“A dependence on the people,” Madison wrote in Federalist 51, “is no doubt the primary control on the government; but experience has taught mankind the necessity of auxiliary precautions.” Madison was talking about the separation of powers. Perhaps the time has come for We the People to exercise that primary control by insisting with our votes that candidates take such auxiliary precautions seriously.

Justin Collings is a professor at Brigham Young University Law School and a fellow with the Wheatley Institution.

Deseret News


What do you do when democracy is too much of a good thing? Part I

The answer is in the U.S. Constitution’s inspired balance between popular rule and centralized power

By Justin Collings  Sep 4, 2021

Deseret Editor’s note: In his April 4 address at the general conference of The Church of Jesus Christ of Latter-day Saints, President Dallin H. Oaks spoke of his belief that “the United States Constitution contains at least five divinely inspired principles”: popular sovereignty, the separation of powers, federalism, individual rights, and the rule of law. This essay is the first in a five-part series that will address each of these principles.

December 1789. Thomas Jefferson had been home less than three weeks, and his country was calling again. As United States minister to Paris, Jefferson had relished the sparkle of French wit, the savor of French cuisine and the glories of the gallic countryside. He had also witnessed the opening scenes of the French Revolution.

Now he was back in his native Virginia, just getting settled in his beloved Monticello, when a letter arrived from New York. It was from a fellow Virginian, George Washington — the newly installed first president of the United States of America. Washington wanted Jefferson to serve as his secretary of state. Reluctantly, Jefferson accepted the chief executive’s summons.

Before he left for New York, the infant nation’s temporary capital, Jefferson received a special salute from his neighbors — the people of Albemarle County, Virginia. In grateful response, Jefferson highlighted in just a few lines what for him had been the core meaning of the American Revolution.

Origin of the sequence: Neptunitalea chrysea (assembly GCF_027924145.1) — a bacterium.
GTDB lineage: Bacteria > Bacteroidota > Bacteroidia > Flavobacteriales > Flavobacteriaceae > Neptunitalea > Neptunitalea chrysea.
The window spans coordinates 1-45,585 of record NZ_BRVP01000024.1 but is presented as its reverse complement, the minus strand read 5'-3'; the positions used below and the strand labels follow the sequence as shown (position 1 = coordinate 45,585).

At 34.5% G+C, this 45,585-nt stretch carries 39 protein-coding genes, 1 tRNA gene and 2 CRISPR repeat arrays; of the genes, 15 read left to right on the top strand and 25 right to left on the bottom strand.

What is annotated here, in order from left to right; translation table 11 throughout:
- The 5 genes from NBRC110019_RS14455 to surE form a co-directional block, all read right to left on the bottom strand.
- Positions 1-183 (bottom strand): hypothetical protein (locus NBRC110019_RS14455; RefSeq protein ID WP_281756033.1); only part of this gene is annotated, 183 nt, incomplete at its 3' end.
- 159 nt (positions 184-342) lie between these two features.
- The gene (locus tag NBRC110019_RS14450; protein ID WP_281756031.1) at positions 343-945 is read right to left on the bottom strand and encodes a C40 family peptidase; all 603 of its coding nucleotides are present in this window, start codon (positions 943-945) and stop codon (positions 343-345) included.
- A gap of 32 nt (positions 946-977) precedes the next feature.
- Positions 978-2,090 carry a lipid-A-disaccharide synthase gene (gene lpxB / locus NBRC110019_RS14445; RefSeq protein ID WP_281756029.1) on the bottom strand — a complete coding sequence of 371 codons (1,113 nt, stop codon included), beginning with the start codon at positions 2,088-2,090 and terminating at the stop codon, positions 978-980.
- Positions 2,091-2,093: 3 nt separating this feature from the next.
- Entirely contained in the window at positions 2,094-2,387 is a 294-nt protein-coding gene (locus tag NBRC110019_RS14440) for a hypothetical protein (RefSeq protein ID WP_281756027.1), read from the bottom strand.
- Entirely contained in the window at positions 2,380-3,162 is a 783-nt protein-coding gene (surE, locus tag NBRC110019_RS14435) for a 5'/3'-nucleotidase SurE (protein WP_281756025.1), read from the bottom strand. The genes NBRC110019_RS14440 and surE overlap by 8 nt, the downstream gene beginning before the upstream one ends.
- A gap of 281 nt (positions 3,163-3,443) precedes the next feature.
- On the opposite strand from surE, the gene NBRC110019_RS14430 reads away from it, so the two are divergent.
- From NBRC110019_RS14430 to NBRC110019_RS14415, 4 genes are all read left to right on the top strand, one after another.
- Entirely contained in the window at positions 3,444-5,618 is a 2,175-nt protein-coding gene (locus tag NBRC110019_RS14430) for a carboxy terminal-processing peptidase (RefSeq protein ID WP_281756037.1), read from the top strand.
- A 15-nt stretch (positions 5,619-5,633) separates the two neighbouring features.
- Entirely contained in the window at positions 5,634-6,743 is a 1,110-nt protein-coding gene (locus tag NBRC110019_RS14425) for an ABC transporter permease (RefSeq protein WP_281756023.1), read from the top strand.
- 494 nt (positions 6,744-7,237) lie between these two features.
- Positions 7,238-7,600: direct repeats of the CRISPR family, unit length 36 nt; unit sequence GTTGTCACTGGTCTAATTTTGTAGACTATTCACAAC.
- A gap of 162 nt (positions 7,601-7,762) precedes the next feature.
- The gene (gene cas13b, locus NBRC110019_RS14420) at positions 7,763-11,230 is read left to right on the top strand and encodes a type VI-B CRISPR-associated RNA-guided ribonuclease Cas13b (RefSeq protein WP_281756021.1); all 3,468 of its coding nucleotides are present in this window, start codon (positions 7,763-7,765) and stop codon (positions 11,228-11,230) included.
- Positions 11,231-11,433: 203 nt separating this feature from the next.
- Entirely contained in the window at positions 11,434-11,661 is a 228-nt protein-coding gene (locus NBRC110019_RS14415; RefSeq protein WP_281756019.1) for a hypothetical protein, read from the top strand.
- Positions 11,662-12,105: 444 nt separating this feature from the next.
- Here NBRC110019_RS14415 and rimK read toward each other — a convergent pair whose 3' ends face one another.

“We have been fellow-laborers and fellow-sufferers,” Jefferson observed, “and heaven has rewarded us with a happy issue from our struggles. It rests now with ourselves alone to enjoy in peace and concord the blessings of self-government, so long denied to mankind: to show by example the sufficiency of human reason for the care of human affairs and that the will of the majority, the natural law of every society, is the only sure guardian of the rights of man.”

The blessings of self-government. That, for Jefferson, was what the colonial rebels had been fighting for during eight long years from 1775 and 1783; and it was what the recently ratified federal Constitution had been designed to secure.

In the summer of 1776, in the most famous paragraph he ever penned, Jefferson proclaimed “self-evident” truth that “governments … deriv[e] their just powers from the consent of the governed.” Four score and seven years later, Abraham Lincoln described the country’s deadliest crisis as a test of whether “government of the people, by the people, for the people” could “long endure.”

For both Jefferson and Lincoln, then, “America” was an experiment in self-government — in what political theorists called “popular sovereignty.”

The stakes of that experiment were colossal. It encompassed the fate of freedom, not only in America but around the globe. Jefferson and Lincoln believed with many others that the United States had mounted the stage of human history — and that the entire world was watching.


Our inspired Constitution

But what did these high-sounding phrases mean? What is self-government or popular sovereignty? Who are “the People” invoked in the Constitution’s preamble? And how can they govern themselves?